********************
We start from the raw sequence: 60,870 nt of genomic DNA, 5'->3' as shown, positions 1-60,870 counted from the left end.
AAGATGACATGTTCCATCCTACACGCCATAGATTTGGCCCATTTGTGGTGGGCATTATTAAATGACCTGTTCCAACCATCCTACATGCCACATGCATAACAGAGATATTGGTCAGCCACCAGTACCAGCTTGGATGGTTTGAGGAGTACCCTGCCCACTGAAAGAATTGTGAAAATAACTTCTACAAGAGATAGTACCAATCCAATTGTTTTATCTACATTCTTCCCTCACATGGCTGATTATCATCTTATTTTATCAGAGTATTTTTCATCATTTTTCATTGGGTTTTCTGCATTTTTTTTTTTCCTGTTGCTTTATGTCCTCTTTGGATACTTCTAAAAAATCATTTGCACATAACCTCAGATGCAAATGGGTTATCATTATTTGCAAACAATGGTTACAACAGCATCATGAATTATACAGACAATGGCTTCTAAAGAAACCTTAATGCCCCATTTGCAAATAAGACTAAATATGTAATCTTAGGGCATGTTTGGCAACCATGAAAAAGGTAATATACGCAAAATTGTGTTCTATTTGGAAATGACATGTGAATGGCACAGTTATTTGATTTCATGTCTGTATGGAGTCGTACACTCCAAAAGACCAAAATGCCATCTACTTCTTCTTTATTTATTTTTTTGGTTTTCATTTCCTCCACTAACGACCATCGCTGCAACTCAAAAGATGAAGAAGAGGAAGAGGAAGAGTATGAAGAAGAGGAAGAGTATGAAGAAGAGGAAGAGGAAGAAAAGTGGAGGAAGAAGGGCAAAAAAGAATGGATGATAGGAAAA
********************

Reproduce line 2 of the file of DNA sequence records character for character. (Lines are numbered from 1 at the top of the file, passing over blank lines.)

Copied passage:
AAGATGACATGTTCCATCCTACACGCCATAGATTTGGCCCATTTGTGGTGGGCATTATTAAATGACCTGTTCCAACCATCCTACATGCCACATGCATAACAGAGATATTGGTCAGCCACCAGTACCAGCTTGGATGGTTTGAGGAGTACCCTGCCCACTGAAAGAATTGTGAAAATAACTTCTACAAGAGATAGTACCAATCCAATTGTTTTATCTACATTCTTCCCTCACATGGCTGATTATCATCTTATTTTATCAGAGTATTTTTCATCATTTTTCATTGGGTTTTCTGCATTTTTTTTTTTCCTGTTGCTTTATGTCCTCTTTGGATACTTCTAAAAAATCATTTGCACATAACCTCAGATGCAAATGGGTTATCATTATTTGCAAACAATGGTTACAACAGCATCATGAATTATACAGACAATGGCTTCTAAAGAAACCTTAATGCCCCATTTGCAAATAAGACTAAATATGTAATCTTAGGGCATGTTTGGCAACCATGAAAAAGGTAATATACGCAAAATTGTGTTCTATTTGGAAATGACATGTGAATGGCACAGTTATTTGATTTCATGTCTGTATGGAGTCGTACACTCCAAAAGACCAAAATGCCATCTACTTCTTCTTTATTTATTTTTTTGGTTTTCATTTCCTCCACTAACGACCATCGCTGCAACTCAAAAGATGAAGAAGAGGAAGAGGAAGAGTATGAAGAAGAGGAAGAGTATGAAGAAGAGGAAGAGGAAGAAAAGTGGAGGAAGAAGGGCAAAAAAGAATGGATGATAGGAAAA